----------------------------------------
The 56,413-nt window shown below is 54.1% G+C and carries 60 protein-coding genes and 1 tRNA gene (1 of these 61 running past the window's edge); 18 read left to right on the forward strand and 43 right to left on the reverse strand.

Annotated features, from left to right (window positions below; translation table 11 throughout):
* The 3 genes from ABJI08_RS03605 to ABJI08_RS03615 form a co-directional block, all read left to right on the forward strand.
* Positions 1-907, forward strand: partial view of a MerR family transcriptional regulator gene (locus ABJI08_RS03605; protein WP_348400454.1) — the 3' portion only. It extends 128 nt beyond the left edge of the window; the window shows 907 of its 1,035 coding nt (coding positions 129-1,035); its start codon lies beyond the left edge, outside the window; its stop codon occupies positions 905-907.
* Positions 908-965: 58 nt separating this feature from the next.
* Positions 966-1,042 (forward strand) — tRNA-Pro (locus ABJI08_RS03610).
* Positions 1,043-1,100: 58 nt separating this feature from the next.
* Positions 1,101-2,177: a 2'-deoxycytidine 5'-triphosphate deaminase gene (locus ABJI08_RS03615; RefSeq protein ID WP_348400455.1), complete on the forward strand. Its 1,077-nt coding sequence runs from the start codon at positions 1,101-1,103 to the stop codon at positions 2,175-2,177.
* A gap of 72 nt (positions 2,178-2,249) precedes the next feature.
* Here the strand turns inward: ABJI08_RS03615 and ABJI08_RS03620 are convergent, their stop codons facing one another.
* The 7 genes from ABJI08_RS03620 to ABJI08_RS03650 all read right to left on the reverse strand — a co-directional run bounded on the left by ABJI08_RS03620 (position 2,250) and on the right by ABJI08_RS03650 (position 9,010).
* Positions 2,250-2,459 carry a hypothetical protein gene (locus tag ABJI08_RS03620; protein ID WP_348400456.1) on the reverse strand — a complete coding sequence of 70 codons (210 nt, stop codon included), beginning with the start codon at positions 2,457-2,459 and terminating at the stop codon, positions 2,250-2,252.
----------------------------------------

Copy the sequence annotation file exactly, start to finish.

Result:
The 56,413-nt window shown below is 54.1% G+C and carries 60 protein-coding genes and 1 tRNA gene (1 of these 61 running past the window's edge); 18 read left to right on the forward strand and 43 right to left on the reverse strand.

Annotated features, from left to right (window positions below; translation table 11 throughout):
* The 3 genes from ABJI08_RS03605 to ABJI08_RS03615 form a co-directional block, all read left to right on the forward strand.
* Positions 1-907, forward strand: partial view of a MerR family transcriptional regulator gene (locus ABJI08_RS03605; protein WP_348400454.1) — the 3' portion only. It extends 128 nt beyond the left edge of the window; the window shows 907 of its 1,035 coding nt (coding positions 129-1,035); its start codon lies beyond the left edge, outside the window; its stop codon occupies positions 905-907.
* Positions 908-965: 58 nt separating this feature from the next.
* Positions 966-1,042 (forward strand) — tRNA-Pro (locus ABJI08_RS03610).
* Positions 1,043-1,100: 58 nt separating this feature from the next.
* Positions 1,101-2,177: a 2'-deoxycytidine 5'-triphosphate deaminase gene (locus ABJI08_RS03615; RefSeq protein ID WP_348400455.1), complete on the forward strand. Its 1,077-nt coding sequence runs from the start codon at positions 1,101-1,103 to the stop codon at positions 2,175-2,177.
* A gap of 72 nt (positions 2,178-2,249) precedes the next feature.
* Here the strand turns inward: ABJI08_RS03615 and ABJI08_RS03620 are convergent, their stop codons facing one another.
* The 7 genes from ABJI08_RS03620 to ABJI08_RS03650 all read right to left on the reverse strand — a co-directional run bounded on the left by ABJI08_RS03620 (position 2,250) and on the right by ABJI08_RS03650 (position 9,010).
* Positions 2,250-2,459 carry a hypothetical protein gene (locus tag ABJI08_RS03620; protein ID WP_348400456.1) on the reverse strand — a complete coding sequence of 70 codons (210 nt, stop codon included), beginning with the start codon at positions 2,457-2,459 and terminating at the stop codon, positions 2,250-2,252.